Live: Beach House/Papercuts
(l to r) Victoria Legrand & Alex Scally. Photo by Liz Flynt.
WALTER'S ON WASHINGTON -- 3/6/2008: Walter's on Washington is an interesting place -- it seems to be the only venue in Houston where the smaller the audience, the better the show. And it's not hard to figure out why. Artists at Walter's seem to feed off the intimacy that only a small audience can bring. Try going to the Meridian, for example, and see a band actually engage the people in the crowd with conversation outside the normal, "Thanks for coming out, guys; I've never been to Houston, but we're definitely coming back," banter that musicians love so much. That's what makes Walter's the type of venue where bands know that, regardless of how small the crowd is, those in attendance will be rabid.
It was no different Thursday night as Beach House took to the stage in front of 75 or so people -- 15-ish of whom were, um, fucking crazy. Victoria Legrand made like Nico with her dreamy, female Grizzly Bear-sounding vocals, while her counterpart Alex Scally kept pace on guitar and keyboard. In what seemed like a strange addition to the overall ethos of the group, John Quever (the man behind opening act Papercuts) sat in behind the drum kit -- I say "sat in" because I don't really think he was playing drums, right? Was he? He had a cymbal, that's all I know.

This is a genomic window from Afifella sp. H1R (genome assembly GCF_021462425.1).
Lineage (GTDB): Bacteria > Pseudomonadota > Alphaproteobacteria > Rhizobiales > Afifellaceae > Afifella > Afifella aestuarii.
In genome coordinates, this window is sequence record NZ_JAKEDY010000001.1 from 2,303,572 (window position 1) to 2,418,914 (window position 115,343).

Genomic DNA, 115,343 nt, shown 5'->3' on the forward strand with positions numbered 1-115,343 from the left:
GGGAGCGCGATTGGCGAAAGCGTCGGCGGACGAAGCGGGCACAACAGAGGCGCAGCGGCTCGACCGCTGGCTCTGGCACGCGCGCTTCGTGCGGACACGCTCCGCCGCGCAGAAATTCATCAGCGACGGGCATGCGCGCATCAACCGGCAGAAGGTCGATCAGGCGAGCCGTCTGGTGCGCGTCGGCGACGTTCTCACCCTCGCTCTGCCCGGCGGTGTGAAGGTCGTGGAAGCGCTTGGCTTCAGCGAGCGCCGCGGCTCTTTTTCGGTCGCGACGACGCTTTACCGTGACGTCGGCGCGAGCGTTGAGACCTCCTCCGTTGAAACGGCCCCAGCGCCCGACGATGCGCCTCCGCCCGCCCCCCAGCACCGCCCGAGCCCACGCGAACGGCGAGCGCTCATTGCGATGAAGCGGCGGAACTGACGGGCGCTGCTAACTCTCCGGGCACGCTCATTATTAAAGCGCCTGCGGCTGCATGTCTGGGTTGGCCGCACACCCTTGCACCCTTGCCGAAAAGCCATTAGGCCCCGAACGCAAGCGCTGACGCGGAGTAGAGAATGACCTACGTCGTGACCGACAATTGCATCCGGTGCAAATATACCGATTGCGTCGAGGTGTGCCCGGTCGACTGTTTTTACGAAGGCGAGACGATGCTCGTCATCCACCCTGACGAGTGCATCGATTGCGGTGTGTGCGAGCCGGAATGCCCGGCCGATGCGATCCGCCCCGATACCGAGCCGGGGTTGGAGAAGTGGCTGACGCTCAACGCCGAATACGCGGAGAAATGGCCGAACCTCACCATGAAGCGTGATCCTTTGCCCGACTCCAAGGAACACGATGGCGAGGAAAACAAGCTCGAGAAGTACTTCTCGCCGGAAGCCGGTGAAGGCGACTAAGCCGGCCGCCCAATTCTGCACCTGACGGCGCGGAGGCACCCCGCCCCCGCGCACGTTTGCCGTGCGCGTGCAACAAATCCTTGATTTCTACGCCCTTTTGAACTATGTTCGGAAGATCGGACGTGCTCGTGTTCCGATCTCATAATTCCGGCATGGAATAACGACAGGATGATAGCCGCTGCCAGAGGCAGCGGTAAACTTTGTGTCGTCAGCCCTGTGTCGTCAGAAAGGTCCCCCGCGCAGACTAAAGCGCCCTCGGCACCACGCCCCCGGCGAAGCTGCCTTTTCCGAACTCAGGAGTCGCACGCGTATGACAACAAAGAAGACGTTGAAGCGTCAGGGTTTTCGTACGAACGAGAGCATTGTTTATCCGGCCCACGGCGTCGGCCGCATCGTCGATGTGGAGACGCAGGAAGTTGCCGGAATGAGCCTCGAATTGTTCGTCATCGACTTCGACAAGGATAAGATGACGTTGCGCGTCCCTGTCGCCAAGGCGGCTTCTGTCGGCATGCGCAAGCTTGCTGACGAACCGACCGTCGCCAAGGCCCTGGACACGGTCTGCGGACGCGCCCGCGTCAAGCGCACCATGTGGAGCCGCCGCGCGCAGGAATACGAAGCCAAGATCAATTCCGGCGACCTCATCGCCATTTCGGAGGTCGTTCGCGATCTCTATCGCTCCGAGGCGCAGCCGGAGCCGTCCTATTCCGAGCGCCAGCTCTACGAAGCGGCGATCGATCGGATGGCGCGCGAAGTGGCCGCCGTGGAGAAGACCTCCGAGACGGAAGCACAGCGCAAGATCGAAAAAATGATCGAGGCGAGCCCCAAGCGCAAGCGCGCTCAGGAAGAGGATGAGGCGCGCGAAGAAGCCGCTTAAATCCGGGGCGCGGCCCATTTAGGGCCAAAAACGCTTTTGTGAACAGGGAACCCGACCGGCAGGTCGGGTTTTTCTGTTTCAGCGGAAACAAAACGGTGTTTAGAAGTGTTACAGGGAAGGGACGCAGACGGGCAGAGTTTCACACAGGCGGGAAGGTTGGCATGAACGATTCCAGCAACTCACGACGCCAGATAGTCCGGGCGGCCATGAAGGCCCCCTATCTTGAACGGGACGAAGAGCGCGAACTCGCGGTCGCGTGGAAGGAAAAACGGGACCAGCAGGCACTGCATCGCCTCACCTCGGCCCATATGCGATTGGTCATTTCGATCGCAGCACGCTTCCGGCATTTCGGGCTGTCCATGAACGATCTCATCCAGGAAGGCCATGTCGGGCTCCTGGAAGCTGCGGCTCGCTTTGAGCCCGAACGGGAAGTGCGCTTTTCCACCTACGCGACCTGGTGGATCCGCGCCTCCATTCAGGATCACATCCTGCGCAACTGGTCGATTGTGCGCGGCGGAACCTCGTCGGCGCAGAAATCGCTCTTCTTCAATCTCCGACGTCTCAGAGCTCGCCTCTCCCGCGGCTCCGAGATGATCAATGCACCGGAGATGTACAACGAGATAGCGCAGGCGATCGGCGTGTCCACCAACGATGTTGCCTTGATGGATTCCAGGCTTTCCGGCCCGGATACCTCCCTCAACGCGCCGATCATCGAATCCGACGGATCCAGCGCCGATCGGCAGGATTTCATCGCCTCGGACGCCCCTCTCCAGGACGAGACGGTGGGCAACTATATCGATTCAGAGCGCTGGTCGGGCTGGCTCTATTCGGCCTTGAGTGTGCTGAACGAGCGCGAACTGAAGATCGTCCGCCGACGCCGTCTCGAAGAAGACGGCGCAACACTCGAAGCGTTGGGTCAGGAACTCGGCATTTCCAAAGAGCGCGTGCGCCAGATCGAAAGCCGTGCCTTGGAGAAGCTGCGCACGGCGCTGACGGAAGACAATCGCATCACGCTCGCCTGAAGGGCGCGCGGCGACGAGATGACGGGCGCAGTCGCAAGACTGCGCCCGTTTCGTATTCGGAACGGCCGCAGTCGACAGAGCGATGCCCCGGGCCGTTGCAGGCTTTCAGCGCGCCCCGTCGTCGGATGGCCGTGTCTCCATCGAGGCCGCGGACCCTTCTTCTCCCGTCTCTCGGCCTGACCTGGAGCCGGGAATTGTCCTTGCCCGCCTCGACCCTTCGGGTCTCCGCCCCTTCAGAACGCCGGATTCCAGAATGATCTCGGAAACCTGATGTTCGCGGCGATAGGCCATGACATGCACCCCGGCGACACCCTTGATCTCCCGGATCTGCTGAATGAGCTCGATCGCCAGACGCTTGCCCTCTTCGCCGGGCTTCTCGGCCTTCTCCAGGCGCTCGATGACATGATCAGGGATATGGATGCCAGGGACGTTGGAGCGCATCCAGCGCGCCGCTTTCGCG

Beach House weaved their way through 13 beautifully-crafted songs from their two records, Beach House (released in 2006) and Devotion (2008), seamlessly integrating the whispered instrumentation of guitars, keyboards, and organs (and a wicked cool drum machine) with Legrand's effectually muted, flawless voice. Two standout songs were "Heart of Chambers" and "Wedding Night" (both on Devotion), but the show turned the corner on its way to perfect when Legrand and Scally covered Daniel Johnston in a way I've never heard anyone cover Daniel Johnston, taking the song "Some Things Last a Long Time" and making it sound new (I want to say here that Beach House's version is better than Johnston's, but I won't for fear of my life).
It was a show that could have only taken place at Walter's -- its intimacy and weird acoustics are ideal for a band like Beach House. Paying $8 for a show this great seems like a steal. Here's hoping that those of us in attendance made enough noise and showed enough love to force Beach House to say they're coming back. And to mean it. END